Students for Fair Admissions, Inc. v. President and Fellows of Harvard College et al

Filing 514

AMICUS BRIEF filed by Center for Equal Opportunity, Reason Foundation, Southeastern Legal Foundation in Opposition to Defendants Motion for Summary Judgment. (Lawrence, Douglass)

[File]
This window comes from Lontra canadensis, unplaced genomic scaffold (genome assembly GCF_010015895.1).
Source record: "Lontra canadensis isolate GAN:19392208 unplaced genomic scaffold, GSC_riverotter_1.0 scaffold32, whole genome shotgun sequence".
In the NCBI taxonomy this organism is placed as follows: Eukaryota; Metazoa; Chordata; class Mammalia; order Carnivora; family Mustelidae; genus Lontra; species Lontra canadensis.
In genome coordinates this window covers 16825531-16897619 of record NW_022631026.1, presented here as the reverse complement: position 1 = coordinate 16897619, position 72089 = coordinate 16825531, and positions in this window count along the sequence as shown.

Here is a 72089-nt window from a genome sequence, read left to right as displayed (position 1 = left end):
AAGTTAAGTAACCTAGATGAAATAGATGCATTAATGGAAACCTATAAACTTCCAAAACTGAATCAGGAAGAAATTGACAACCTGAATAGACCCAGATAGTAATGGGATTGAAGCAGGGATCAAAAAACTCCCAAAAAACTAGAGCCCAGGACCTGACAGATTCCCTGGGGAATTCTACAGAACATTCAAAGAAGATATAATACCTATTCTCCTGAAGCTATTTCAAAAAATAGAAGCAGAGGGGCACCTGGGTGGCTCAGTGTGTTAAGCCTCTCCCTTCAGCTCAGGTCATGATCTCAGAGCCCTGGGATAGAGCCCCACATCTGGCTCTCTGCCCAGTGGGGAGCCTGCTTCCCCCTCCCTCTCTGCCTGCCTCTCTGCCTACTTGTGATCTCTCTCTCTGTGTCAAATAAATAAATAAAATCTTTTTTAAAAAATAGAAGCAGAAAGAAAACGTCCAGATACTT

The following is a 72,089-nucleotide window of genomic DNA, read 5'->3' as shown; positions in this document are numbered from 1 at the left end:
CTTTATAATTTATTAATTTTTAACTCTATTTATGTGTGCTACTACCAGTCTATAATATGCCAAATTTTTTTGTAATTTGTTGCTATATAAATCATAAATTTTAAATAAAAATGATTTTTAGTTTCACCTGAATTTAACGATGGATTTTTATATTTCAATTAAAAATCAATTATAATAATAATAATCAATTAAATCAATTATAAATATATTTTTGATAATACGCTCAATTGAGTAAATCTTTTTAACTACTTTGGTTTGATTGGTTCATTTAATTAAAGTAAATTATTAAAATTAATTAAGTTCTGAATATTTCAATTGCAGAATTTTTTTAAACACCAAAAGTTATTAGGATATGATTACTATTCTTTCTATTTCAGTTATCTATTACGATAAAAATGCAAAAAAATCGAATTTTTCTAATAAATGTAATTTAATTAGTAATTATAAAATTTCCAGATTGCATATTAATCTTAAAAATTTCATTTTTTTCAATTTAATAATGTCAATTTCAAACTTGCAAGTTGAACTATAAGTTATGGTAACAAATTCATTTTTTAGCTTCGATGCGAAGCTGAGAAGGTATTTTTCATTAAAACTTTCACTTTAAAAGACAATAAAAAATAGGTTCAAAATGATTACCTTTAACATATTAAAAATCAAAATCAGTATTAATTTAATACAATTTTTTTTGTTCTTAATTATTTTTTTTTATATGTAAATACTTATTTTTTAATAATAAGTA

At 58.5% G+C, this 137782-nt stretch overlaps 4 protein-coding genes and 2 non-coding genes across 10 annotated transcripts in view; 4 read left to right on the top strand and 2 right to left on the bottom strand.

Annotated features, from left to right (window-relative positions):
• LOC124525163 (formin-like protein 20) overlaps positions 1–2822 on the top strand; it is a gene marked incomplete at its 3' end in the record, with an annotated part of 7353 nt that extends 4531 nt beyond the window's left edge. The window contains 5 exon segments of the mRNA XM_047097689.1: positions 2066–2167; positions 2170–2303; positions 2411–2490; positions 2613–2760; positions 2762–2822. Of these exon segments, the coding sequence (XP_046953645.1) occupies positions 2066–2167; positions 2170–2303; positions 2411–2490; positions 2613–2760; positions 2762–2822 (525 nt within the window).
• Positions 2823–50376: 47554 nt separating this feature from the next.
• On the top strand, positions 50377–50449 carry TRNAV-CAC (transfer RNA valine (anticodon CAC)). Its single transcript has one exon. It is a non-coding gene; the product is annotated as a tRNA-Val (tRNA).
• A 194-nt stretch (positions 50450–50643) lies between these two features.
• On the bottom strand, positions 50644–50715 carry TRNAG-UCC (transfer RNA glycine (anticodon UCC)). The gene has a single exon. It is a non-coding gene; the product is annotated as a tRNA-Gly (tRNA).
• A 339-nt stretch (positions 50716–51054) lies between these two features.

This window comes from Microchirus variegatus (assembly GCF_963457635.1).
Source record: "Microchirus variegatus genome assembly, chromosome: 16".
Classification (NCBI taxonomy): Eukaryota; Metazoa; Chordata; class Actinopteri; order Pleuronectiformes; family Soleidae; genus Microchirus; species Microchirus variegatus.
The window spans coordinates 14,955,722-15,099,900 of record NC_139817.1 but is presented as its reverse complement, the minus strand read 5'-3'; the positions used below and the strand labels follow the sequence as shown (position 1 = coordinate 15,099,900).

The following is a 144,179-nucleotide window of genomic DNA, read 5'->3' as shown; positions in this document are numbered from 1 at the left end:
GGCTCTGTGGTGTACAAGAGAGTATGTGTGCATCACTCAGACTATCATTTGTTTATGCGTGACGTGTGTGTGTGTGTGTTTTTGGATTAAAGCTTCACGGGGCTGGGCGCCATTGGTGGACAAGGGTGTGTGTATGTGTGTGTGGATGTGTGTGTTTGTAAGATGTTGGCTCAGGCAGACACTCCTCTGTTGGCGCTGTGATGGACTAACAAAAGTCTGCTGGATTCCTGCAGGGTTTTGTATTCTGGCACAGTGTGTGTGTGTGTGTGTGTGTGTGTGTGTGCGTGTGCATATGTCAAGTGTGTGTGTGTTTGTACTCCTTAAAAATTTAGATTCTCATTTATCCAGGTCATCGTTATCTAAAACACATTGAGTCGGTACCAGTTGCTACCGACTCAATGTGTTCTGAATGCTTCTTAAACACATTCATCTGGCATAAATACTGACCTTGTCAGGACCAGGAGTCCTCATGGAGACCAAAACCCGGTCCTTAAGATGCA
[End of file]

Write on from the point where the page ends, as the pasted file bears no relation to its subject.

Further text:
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IN THE UNITED STATES DISTRICT COURT FOR THE DISTRICT OF MASSACHUSETTS BOSTON DIVISION STUDENTS FOR FAIR ADMISSIONS, INC., Plaintiff, v. PRESIDENT AND FELLOWS OF HARVARD COLLEGE (HARVARD CORPORATION), Defendant. ) ) ) ) ) ) ) ) ) ) ) ) ) Civil Action No. 1:14-cv-14176-ADB BRIEF OF AMICI CURIAE SOUTHEASTERN LEGAL FOUNDATION, THE CENTER FOR EQUAL OPPORTUNITY, AND REASON FOUNDATION IN OPPOSITION TO DEFENDANT’S MOTION FOR SUMMARY JUDGMENT AND IN SUPPORT OF PLAINTIFF’S MOTION FOR SUMMARY JUDGMENT Peter Antonelli, Esq. Douglass C. Lawrence, Esq. Curran Antonelli LLP 22 Boston Wharf Rd., 7th Floor Boston, MA 02210 John J. Park, Jr. Esq. Strickland Brockington Lewis LLP 1170 Peachtree St., Ste. 2200 Atlanta, GA 30309 (pro hac vice admission pending) TABLE OF CONTENTS TABLE OF AUTHORITIES ……………..………………………………….……ii STATEMENT OF INTEREST ………………….…...……………………………1 SUMMARY OF THE ARGUMENT …………………………………………...…3 ARGUMENT ……………………………………………………………………....4 I. The Harvard admissions process discriminates against Asian-American applicants and extends preferential treatment to African-American and Hispanic applicants……………...…………………………………………..5 A. Harvard penalizes Asian-American applicants……………………….6 B. Harvard employs significant preferences in favor of African American and Hispanic applicants…………………..…………………………12 C. For the post-2016 admission cycles, Harvard set a floor for AfricanAmerican admissions………………………………………………..14 II. Harvard’s plea for deference and its invocation of diversity as an explanation should be rigorously examined……………..…….......................................15 III. Harvard’s admissions program is not narrowly tailored because it unduly harms Asian-American applicants……………………………………….…19 CONCLUSION...….…………………………………….………………………..20 CERTIFICATE OF SERVICE................................................................................22 i TABLE OF AUTHORITIES CASES Adarand Constructors, Inc. v. Pena, 515 U.S. 200 (1995) .....................................15 Adarand Constructors, Inc. v. Slater, 528 U.S. 216 (2000) ......................................1 City of Richmond v. J. A. Croson Co., 488 U.S. 469 (1989) ...................... 1, 4, 5, 17 Fisher v. University of Texas at Austin, 136 S. Ct. 2198 (2016) ..................... passim Fisher v. University of Texas at Austin, 570 U.S. 297 (2013) .................... 1, 4, 5, 15 Fullilove v. Klutznick, 448 U.S. 448 (1980) ..............................................................5 Grutter v. Bollinger, 539 U.S. 306 (2003) .................................................... 5, 15, 19 McConnell v. Federal Election Commission, 540 U.S. 93 (2003) ............................1 Northeastern Florida Chapter of Associated General Contractors of America v. City of Jacksonville, 508 U.S. 656 (1993) ..............................................................1 Northwest Austin Municipal Utility District No. One v. Holder, 557 U.S. 193 (2009) ................................................................................................1 Regents of Univ. of Cal. v. Bakke, 438 U.S. 265 (1978)......................................4, 17 Shelby County v. Holder, 570 U.S. 529 (2013) .........................................................1 Wygant v. Jackson Bd. of Educ., 476 U.S. 267 (1986) ..............................................4 OTHER AUTHORITIES Althea Nagai, Too Many Asians: Affirmative Discrimination in Elite College Admissions 13 (Center for Equal Opportunity 2018) ...........................................12 ii Harvard Investigates Harvard: “Does the Admissions Process Disadvantage Asians?” (Center for Equal Opportunity, 2018)........................................... passim Richard Sander & Stuart Taylor Jr., Mismatch: How Affirmative Action Hurts Students It’s Intended to Help, and Why Universities Won’t Admit It (Basic Books 2012) ..........................................................................................................18 iii STATEMENT OF INTEREST1 Southeastern Legal Foundation (SLF), founded in 1976, is a national nonprofit, public interest law firm and policy center that advocates for constitutional individual liberties, limited government, and free enterprise in the courts of law and public opinion. SLF drafts legislative models, educates the public on key policy issues, and litigates regularly before the Supreme Court and federal courts, including such cases as Fisher v. University of Texas at Austin, 136 S. Ct. 2198 (2016); Fisher v. University of Texas at Austin, 570 U.S. 297 (2013); Shelby County v. Holder, 570 U.S. 529 (2013); Northwest Austin Municipal Utility District No. One v. Holder, 557 U.S. 193 (2009); McConnell v. Federal Election Commission, 540 U.S. 93 (2003); Adarand Constructors, Inc. v. Slater, 528 U.S. 216 (2000); Northeastern Florida Chapter of Associated General Contractors of America v. City of Jacksonville, 508 U.S. 656 (1993); and City of Richmond v. J. A. Croson Co., 488 U.S. 469 (1989). The Center for Equal Opportunity (CEO) is a research and educational organization formed pursuant to Section 501(c)(3) of the Internal Revenue Code and devoted to issues of race and ethnicity. Its fundamental vision is straightforward: America has always been a multiethnic and multiracial nation, and it is becoming even more so. This makes it imperative that our national 1 All parties have consented to the filing of this brief. 1 policies do not divide our people according to skin color and national origin. Rather, these policies should emphasize and nurture the principles that unify us. E pluribus unum . . . out of many, one. CEO supports color-blind policies and seeks to block the expansion of racial preferences in all areas. Reason Foundation (Reason) is a national, nonpartisan, and nonprofit public policy think tank, founded in 1978. Reason’s mission is to advance a free society by applying and promoting libertarian principles and policies—including free markets, individual liberty, and the rule of law. Reason supports dynamic market- based public policies that allow and encourage individuals and voluntary institutions to flourish. Reason advances its mission by publishing Reason magazine, as well as commentary on its websites, and by issuing policy research reports. To further Reason’s commitment to “Free Minds and Free Markets,” Reason selectively participates as amicus curiae in cases raising significant constitutional issues. Amici advocate for a color-blind interpretation of the Constitution and the preservation of the rights granted all citizens in the Equal Protection Clause. They also vigorously defend the right to educational opportunities regardless of race. This case is important because it threatens to erode the highest standards required to include race as a consideration in college admissions. 2 SUMMARY OF THE ARGUMENT There is overwhelming evidence that Harvard uses racial preferences against Asian-Americans as part of its admissions program. In addition to Dr. Arcidiacono’s conclusions, a number of independently published studies show how Harvard penalizes Asian-Americans – this includes the findings of Dr. Althea Nagai, a research fellow at the Center for Equal Opportunity, whose published studies inform exactly how Harvard penalizes Asian-Americans. That evidence compels application of strict scrutiny to evaluate the constitutionality of Harvard’s admissions program. To satisfy strict scrutiny, Harvard must show that it is pursuing a constitutional goal in a narrowly tailored way. Consequently, an invocation of diversity must be justified in a particular way, not a general one. In particular, Harvard has to show that there are compelling educational benefits that follow from using racial preferences to limit the number of Asian-Americans admitted in the name of greater student body diversity. Further, these benefits must be capable of judicial evaluation and outweigh the obvious costs of discriminating against Asian-American applicants. Likewise, Harvard’s claim of narrow tailoring, which is not entitled to judicial deference, cannot favor one minority over another. This Court should deny Harvard’s motion because Harvard cannot 3 satisfy strict scrutiny since, among other factors, its admissions program favors African-American and Hispanic applicants while penalizing Asian-Americans. ARGUMENT Before accepting Harvard’s assertion that it uses race in a constitutionally acceptable way in its admissions process, this Court must look closely at how the Harvard program works in practice. Fisher v. Univ. of Tex. at Austin, 570 U.S. 297, 313 (2013) (Fisher I). Harvard uses racial preferences against AsianAmericans, thereby requiring Harvard to identify a compelling interest that can justify treating Asian-Americans differently from other applicants and showing how its consideration of race is necessary to further that interest. City of Richmond v. J. A. Croson Co., 488 U.S. 469, 494 (1989) (“[T]he standard of review under the Equal Protection Clause is not dependent on the race of those burdened or benefited by a particular classification.”); accord Wygant v. Jackson Bd. of Educ., 476 U.S. 267, 273-74 (1986) (plurality op.). Some 30 years ago, Justice Powell noted that Harvard’s admissions program never used race as the decisive factor, but merely as one of the many “pertinent elements of diversity.” Regents of Univ. of Cal. v. Bakke, 438 U.S. 265, 316-17 (1978). Undoubtedly, he did not fathom that 30 years later the evidence would overwhelmingly show Harvard’s penchant for stacking the decks against AsianAmerican applicants. Put simply, “[i]n every admission cycle, Asian-American 4 admit rates are below the average admit rate for the class and for all other racial groups.” Decl. of Peter Arcidiacono, Expert Report 24, ECF No. 415-1; 25 Figure 1.1; see also Rebuttal Expert Report 15, ECF No. 415-2 (“The AsianAmerican admit rate was below the total admit rate every year from the Class of 2000 through the Class of 2019.”) I. The Harvard admissions process discriminates against Asian-American applicants and extends preferential treatment to African-American and Hispanic applicants. Harvard’s admissions program not only discriminates against AsianAmericans, it also gives preferences to African-American and Hispanic applicants. “Race may not be considered [by a university] unless the admissions process can withstand strict scrutiny.” Fisher v. Univ. of Tex. of Austin, 136 S. Ct 2198, 2208 (2016) (Fisher II) (quoting Fisher I, 570 U.S. at 309). As a result, Harvard’s racial classifications are constitutional “only if they are narrowly tailored to further compelling governmental interests.” Fisher I, 570 U.S. at 30910; accord Grutter v. Bollinger, 539 U.S. 306, 343 (2003) (Title VI). “[B]ecause racial characteristics so seldom provide a relevant basis for disparate treatment, and because classifications based on race are potentially so harmful to the entire body politic, it is especially important that the reasons for any such classification be clearly identified and unquestionably legitimate.” City of Richmond v. J. A. 5 Croson Co., 488 U.S. at 505 (quoting Fullilove v. Klutznick, 448 U.S. 448, 53335 (1980) (Stevens, J., dissenting)). A. Harvard penalizes Asian-American applicants. Harvard penalizes Asian-American applicants in two ways. First, there is a penalty for simply being Asian-American. Second, the personal ratings assigned to Asian-American applicants by Harvard’s admissions office are inexplicably lower than those assigned to other races. Significantly, the magnitude of the penalty is understated. In 2012 and 2013, Harvard’s Office of Institutional Research (OIR) issued a report and a memorandum looking at the prospects of Asian-American applicants for admission. Harvard kept those materials confidential until the litigation began and now characterizes them as preliminary drafts that it never finalized. This is likely because, as Dr. Althea Nagai notes, the statistics in Harvard’s OIR report and memo demonstrate that Harvard’s process penalizes Asian applicants for simply being Asian. Althea Nagai, Harvard Investigates Harvard: “Does the Admissions Process Disadvantage Asians?” 16 (Center for Equal Opportunity, 2018) (Harvard Investigates Harvard).2 More specifically, she explains “While it is true that OIR reached no final conclusions regarding bias against Asian applicants, the statistics themselves might be said to be the conclusion.” Id. at 18. 2 Available at 6 For example, the OIR statistics show that when it used a logistic regression analysis to review admissions data for the classes of 2009 through 2016, it “found only one negative, statistically significant factor – being Asian.” Id. at 14 and Table 1 (emphasis added). “All other things being equal, being white worked to an applicant’s advantage (not to mention being African-American or Native American or, to a lesser extent, being Hispanic).” Id. at 16. That negative factor is independent of “other variables, including the personal ratings.” Id. Thus, OIR’s logistic regression analysis demonstrates the existence of a “clearly [] separate Asian effect – lower admissions rates for Asian applicants were not just because of lower personal ratings or less importance placed on high academic ratings.” Id. Consistent with Dr. Nagai’s conclusions, Dr. Arcidiacono also highlights Harvard’s penchant for penalizing Asian-American applicants. He observes that the academic performance and extracurricular activities of Asian-American applicants are significantly stronger than those presented by applicants of other racial groups. Rebuttal Expert Report 2, ECF No. 415-2, 41-42 and Table 5.1 (academic index); id. at 12-13. Indeed, if Harvard considered only academic credentials, Asian-Americans would make up 43% of the entering class. Harvard Investigates Harvard at 2, 6 and Figure 1; see also Expert Report 45-46, ECF No. 415-1. 7 The evidence only strengthens when one considers extracurricular activities and other, more subjective factors. This is because Asian-American applicants have higher extracurricular ratings and “are stronger than African-American and Hispanic applicants on all . . . dimensions except two: the athletic and personal ratings.” Expert Report at 37;3 see also id. at 47 and Table 5.4 (noting that applicants with higher academic indexes generally have higher extracurricular scores). Whereas, for school support measures like the ratings by the first and second teachers and counselors, the results for Asian-Americans lag behind those of comparable African-Americans and Hispanics. Id. at 48 and Table 5.5. As candidates become more competitive on other academic measures, “AsianAmerican applicants have similar probabilities of receiving a two to whites and Hispanics one decile below and to African-Americans two deciles below (across all three [school support] ratings).” Id. In her article, Dr. Nagai demonstrates how OIR’s statistics show the same thing. She notes, “Asians experienced the biggest impact when all nonacademic factors including race were added, resulting in an Asian admit percentage of 18%, down from the hypothetical 43%.” Harvard Investigates Harvard at 11. More specifically, “[l]egacy plus athlete dropped them 12 percentage points; 3 The athletic rating is “relatively unimportant.” Expert Report 37, ECF No. 415-1; see also id. at 24 n.31. 8 extracurricular plus personal ratings 5 points. From there, Asians dropped a final 8 points and made up 18% of all admits.” Id. The differences reflecting the penalization of Asian-American applicants “stand out” most in the personal ratings that come from Harvard’s admissions office and alumni. Expert Report 63, ECF No. 415-1. Even though AsianAmerican applicants have the highest academic indexes, they “have the lowest shares receiving a 2 or better on Harvard’s personal rating of the four main racial groups.” Id. at 49, 49 Table 5.6. For example, in the top decile, Asian-Americans get a 2 or better at half the rate that African-Americans in that decile get those scores; Asian-Americans also trail Hispanics by 12 percentage points, and whites by seven points. Id. at 49-50. That said, “the treatment of Asian Americans in the scoring of alumni personal rating is much different than Harvard’s own scoring of Asian-American applicants on the personal rating.” Id. at 50. Any racial disparity in the alumni personal rating for Asian-American applicants is “less than half of the disparity that exists in the Harvard personal rating.” Id. (emphasis added). That “stark” difference “between the alumni personal ratings and the personal ratings assigned by Harvard’s admissions office . . . is indicative of a penalty against Asian-American applicants in the scoring of the personal ratings.” Id. Dr. Nagai concurs, pointing out that “the low personal ratings . . . best explain the drop in Asian admits.” Harvard Investigates Harvard, at 9. Per 9 OIR’s summary: “Personal rating is important in models of the admissions process and drive some of the demographic differences we see.” Id. The importance of personal ratings to the process can be seen in two ways. First, in OIR’s logistic regression analysis of various factors pertinent to the admissions process, it found that a personal rating of a 1 or 2 was the second most important factors, behind an athletic rating of 1 and just ahead of legacy. Id. at 14 and Table 1. Second, as Dr. Arcidiacono finds, while 21.27% of white, 19.01% of African-American, and 18.68% of Hispanic applicants received a high personal rating of 1 or 2, only 17.64% of Asian applicants received the same. Rebuttal Expert Report 106, 106 Table 4.1R, ECF No. 415-2. Dr. Nagai explains, “These differences in percentages seem small, but for a study of 200,000 applicants a few percentage-point differences among applicants result in significant differences in the final racial composition of admits.” Harvard Investigates Harvard at 9, n.14. Taken as a whole, Harvard’s process puts Asian-Americans at a statistically significant disadvantage vis-à-vis whites and, of course, also African-Americans and Hispanics. Dr. Arcidiacono explains that a male Asian-American applicant who is not disadvantaged with a 25% chance of admission would have a 36% chance of admission if he were white, a 77% chance if he were Hispanic and a 95% chance if he were African-American. Expert Report 3, 7, 65-66, 65 Table 10 7.1, ECF No. 415-1. Those changes in probability are both “large and statistically significant.” Id. at 65. Even with the inclusion of the admissions criteria that penalize Asian-Americans – the personal and overall ratings – the substantial changes in probability persist; an Asian American male who is not disadvantaged with a 25% chance of admission would have a 32.5% chance admission if he were white, a 68.7% chance of admission if he were Hispanic, and a 90% chance of admission if he were African American. Id. at 66, 65 Table 7-1. Dr. Arcidiacono further notes that “at least three reasons” explain why his estimates concerning the effect of the penalty on Asian-Americans and the preferences for African-Americans and Hispanics are underestimated. Id. at 77. First, Asian-Americans appear to be included in the percentage of applicants who do not report their race or ethnicity. “[S]tarting from the Class of 2010 admissions cycle, rises (falls) in the share missing are accompanied by falls (rises) in the share of both Asian-American and white applicants. A similar pattern is not seen for African-American or Hispanic applicants.” Id. Second, given that Asian-Americans are “incredibly strong” on the observed factors, they are likely to be stronger on the unobserved elements as well. Id. Third, “the results also suggest bias in the other Harvard rankings measures that are more 11 subjective,” including the way in which Asian-American application packages are held to a higher standard.” Id. at 78 and Appendix C. Finally, Harvard caps the number of Asians that it will admit. Dr. Nagai reviewed data for the period from 1983 to 2016 and found that Asian-American enrollment at Harvard was some 4% in 1980 and rose to 21% by 1993, after which time it dropped before leveling off. Althea Nagai, Too Many Asians: Affirmative Discrimination in Elite College Admissions 13 (Center for Equal Opportunity 2018), (Too Many Asians). 4 She concludes, “At Harvard, AsianAmericans as a percentage of all undergraduates sharply increased to 21%, then significantly dropped and has stayed at roughly 17%.” Id. at 1. The effect on Asian-Americans alone requires that Harvard’s program be subjected to strict scrutiny review. B. Harvard employs significant preferences in favor of AfricanAmerican and Hispanic applicants. In contrast to the cap on Asian admissions noted above, African-American and Hispanic applicants benefit substantially from Harvard’s consideration of race, and only from that consideration. As Dr. Nagai notes, OIR created models showing the effect of the various factors that Harvard employs in deciding 4 available at f 12 whether to admit applicants. If only academics were considered, the entering class would be 38% white, 43% Asian-American, 1% African-American, and 3% Hispanic. Harvard Investigates Harvard at 6, Figure 1.5 If legacy and athletic admissions are considered in addition to academics, Harvard’s entering class would be 48% white, 31% Asian, 2% African-American, and 3% Hispanic. Id. at 7, Figure 2. The effect of adding both extracurricular activities and personal scores to the analysis would produce an entering class that is 51% white, 26% AsianAmerican, 2% African-American, and 4% Hispanic. Id. at 8, Figure 3. Low personal ratings for Asian-Americans “best explain the drop in Asian admits” from 31% to 26% Id. at 9. Because Asian-Americans scored the highest on extracurricular activities, the addition of that factor “alone should have boosted the number of Asian admits, not lowered them,” but that boost was not enough to offset the low personal ratings given to Asian-American applicants. Id. When race was included as a factor, the percentage of African-Americans and Hispanics increased, and the percentage of whites and Asian-Americans went down. In fact, African-American and Hispanic admissions increased “only” when race was included. Id. at 11. More specifically, the resulting class would be 5 Dr. Nagai notes that those results “look[] a lot like Caltech, which has race-blind admissions. In the fall of 2016, Asians made up roughly 43% of Caltech undergraduates.” Harvard Investigates Harvard at 7 (footnote omitted). 13 44% white, 18% Asian-American, 11% African-American, and 19% Hispanic. Id. at 10, Figure 4. Dr. Nagai points out, “OIR’s predicted percentages in Model 4 [i.e., with race included] were within 1 percentage point of the actual composition of each racial and ethnic group of admits.” Id. C. For the post-2016 admission cycles, Harvard set a floor for AfricanAmerican admissions. Dr. Arcidiacono observes that the admission rate for African-American applicants “is virtually always above the total admit rate.” Expert Report 27, ECF No. 415-1. In the admissions cycles for 2017 through 2019, Harvard’s admissions rates for African-American applicants were “almost exactly the same as the admit rates for all other domestic applicants.” Id. That phenomenon stemmed from a change in the methodology for coding applicants who selected more than one race or ethnicity such that a student who selected more than one would not be coded as either; “a student who reported his or her race as both African-American and white would no longer be coded as ‘African-American’ (as Harvard previously had done).” Id. at 28. The effect was that, where for the 19 previous admissions cycles classes the lowest admission rate for AfricanAmerican applicants was above 8%, the rate for single-race African-Americans in 2017-2019 was below 7%. Id. More significantly, the difference between the admission rates for AfricanAmerican and non-African-American applicants in 2017 and 2019 was less than 14 three thousandths of a percentage point. Id. and 28 Table 1.1. For 2018, it was less than seven-hundredths of a percentage point. Id. at 28-29 and 28 Table 1.1. He observes that these differences are “incredibly small,” and the probability that such a result could have resulted from “mere happenstance” was vanishingly small. He concludes, “I can say with 99.8% confidence that Harvard has manipulated its admissions process to ensure that the African-American admissions rate tracks the overall admissions rate—it operates as a floor for African-American admit rates over at least those three admissions cycles.” Id. at 29-30. Such a floor, a quota by another name, must be subjected to strict scrutiny review. As the Court noted in Grutter, for race to be constitutionally considered, it must be used “in a flexible, nonmechanical way.” 539 U.S. at 334. The statistics reflect an unconstitutional “manipulat[ion]” of the admissions process to favor African-American applicants. Expert Report 29, ECF No. 415-1 II. Harvard’s plea for deference and its invocation of diversity as an explanation should be rigorously examined. Under strict scrutiny, a university must show “with clarity that its ‘purpose or interest is both constitutionally permissible and substantial, and that its use of the classification is necessary . . . to the accomplishment of its purpose.’” Fisher II, 136 S. Ct. at 2208 (quoting Fisher I, 570 U.S. at 309). 15 Amici recognize that, in Grutter v. Bollinger, the Supreme Court “endorse[d] Justice Powell’s view that student body diversity is a compelling . . . interest that can justify the use of race in university admissions.” 539 U.S. at 325. They further recognize that a university’s judgment that “diversity is essential to its educational mission” is entitled to deference. Id. at 328. That said, just as strict scrutiny is not “strict in theory, but fatal in fact,” id. at 326 (quoting Adarand Constructors, Inc. v. Pena, 515 U.S. 200, 237 (1995), deference to a university cannot shield a flawed admissions process from scrutiny. Rather, a university like Harvard must do more than simply claim that “student body diversity—including racial diversity—is essential to our pedagogical objectives and institutional mission.” Def.’s Memo. in Opp. to Pl.s’ Mot. for Summ. J. 36, ECF No. 435 (Def.’s. Memo). “[A]sserting an interest in the educational benefits of diversity writ large is insufficient. A university’s goals cannot be elusory or amorphous—they must be sufficiently measurable to permit judicial scrutiny of the policies adopted to reach them.” Fisher II, 136 S. Ct. at 2211.6 6 Harvard says that a university does not have to seek to gain the benefits of diversity by pursuing a critical mass of underrepresented students. Def.’s Mem. 35, ECF No. 435. That said, a claim of critical mass is capable of judicial scrutiny in a way that a more generalized claim is not. In any event, Harvard does not claim to be pursuing critical mass. 16 “The Supreme Court has never sought to define diversity with much precision.” The Harvard Plan That Failed Asian Americans, 131 Harv. L. Rev. 604, 609 (2017). Neither have the universities, which have ringed it with a protective layer of buzzwords. But, important questions remain: “How much diversity is sufficient? How big a role can race play in admissions? Is racial diversity equally important in engineering versus the liberal arts? What does student body diversity actually look like?” Id. Harvard does not attempt to answer these questions. Moreover, the benefits of diversity at Harvard will be different from those at a public university like the University of Texas or a law school like the University of Michigan. Harvard must particularize the benefits of its pursuit of diversity and, thereby, distinguish itself from, among others, the University of Texas and the University of Michigan Law School. Cf. Croson, 488 U.S. at 505 (rejecting dissent’s suggestion that “findings of discrimination may be ‘shared’ from jurisdiction to jurisdiction” as “unprecedented.”). The pursuit of diversity should also account for its potential costs and outweigh them. As Justice Powell observed, “[T]here are serious problems of justice connected with the idea of preference itself.” Bakke, 438 U.S. at 298 (Powell, J.). The obvious racial preferences that Harvard employs entail personal unfairness and the rejection of better qualified students on inexplicable and soft 17 grounds. To the extent that the academic ratings of African-Americans (9.19%) and Hispanics (16.74%) trail those of whites (45.29%) and Asian-Americans (60.21%) by substantial margins, Harvard is setting those less qualified admissions up for failure. See Rebuttal Expert Report, ECF No. 415-2, Table 4.1R. That mismatch can foster a victim mindset and create pressure on grading and graduations. See, e.g., Richard Sander & Stuart Taylor Jr., Mismatch: How Affirmative Action Hurts Students It’s Intended to Help, and Why Universities Won’t Admit It (Basic Books 2012). These and other costs should be weighed against the claimed benefits of diversity. Just as important questions about diversity are unanswered, it is unclear how much of a “plus” race or ethnicity can be in an applicant’s file. Here, Dr. Nagai shows that, when OIR added race and ethnicity as an admissions factor, AfricanAmericans went from 2% of admissions to 11% of admissions, and Hispanics went from 4% to 10%. Harvard Investigates Harvard, 8-10 and Figures 3 and 4. In fact, “Hispanic and African American admits only increased in number when race was added as a factor. The other added factors hardly moved the numbers.” Id. at 11 (emphasis added). OIR’s logistic regression analysis also shows how important it was to be an African-American applicant; being an AfricanAmerican is the fourth most important factor, just behind legacy. Id. at 14 and 18 Table 1; see also id. at 15 (“[B]eing African-American was worth almost as much as having a high personal rating or being a legacy.”). This Court should require Harvard to explain why diversity justifies a penalty for being Asian, both generally and with respect to the Admissions Office’s subjective personal ratings, and why Hispanic and African-American admissions increase only when race is considered. Absent an explanation for those alarming facts, Harvard’s plea for judicial deference should be rejected. III. Harvard’s admissions program is not narrowly tailored because it unduly harms Asian-American applicants. “Fisher I clarified that no deference is owed when determining whether the use of race is narrowly tailored to achieve the university’s permissible goals.” Fisher II, 136 S. Ct. at 2208. Because preferences pose serious concerns about justice, the burden rests on the university to show that its program is narrowly tailored to achieve the identifiable and reviewable goals of diversity. “Narrow tailoring, therefore, requires that a race-conscious admissions program not unduly harm members of any racial group.” Grutter, 539 U.S. at 341. Plainly, Harvard’s admissions regime harms Asian-American applicants, who are just as much of a racial or ethnic group as Hispanics. But, Harvard’s program rewards Hispanic applicants for being Hispanic and penalizes AsianAmericans for being Asian. Harvard Investigates Harvard at 14, Table 1. It likewise rewards African-Americans for being African-American. Id. Given the 19 way in which Harvard’s program rewards favored races and ethnicities and penalizes disfavored ones, it cannot be characterized as “narrowly tailored.” CONCLUSION Fifteen years ago, the Supreme Court held that “race-conscious admissions policies must be limited in time.” Grutter, 539 U.S. at 342. Harvard’s discriminatory admissions program has now been in place for 40 years. Even to the extent that racial distinctions may have been necessary to promote diversity, the law demands that Harvard decrease the usage of racial factors because it cannot satisfy its burden of showing that the use of such factors is narrowly tailored to meet a compelling interest. It has now been at least 40 years for Harvard’s admissions program; it is time for Harvard to think about unwinding it. If Harvard will not do so, this Court should give it a push. 20 Respectfully submitted, SOUTHEASTERN LEGAL FOUNDATION, THE CENTER FOR EQUAL OPPORTUNITY, AND REASON FOUNDATION, By their attorneys, /s/ Douglass C. Lawrence Peter Antonelli, BBO# 661526 Douglass C. Lawrence, BBO# 657362 Curran Antonelli, LLP 22 Boston Wharf Road 7th Floor Boston, MA 02210 Telephone: (617) 207-8670 Facsimile: (857) 263-5215 John J. Park, Jr. Strickland Brockington Lewis LLP 1170 Peachtree St., Ste. 2200 Atlanta, GA 30309 (pro hac vice admission pending) 21 CERTIFICATE OF SERVICE I, Douglass C. Lawrence, hereby certify that on this 30th day of August, 2018, a copy of the foregoing was filed electronically. Notice of this filing will be sent by e-mail to all parties by operation of the Court’s electronic filing system. Parties may access this filing through the Court’s system. /s/ Douglass C. Lawrence Douglass C. Lawrence 22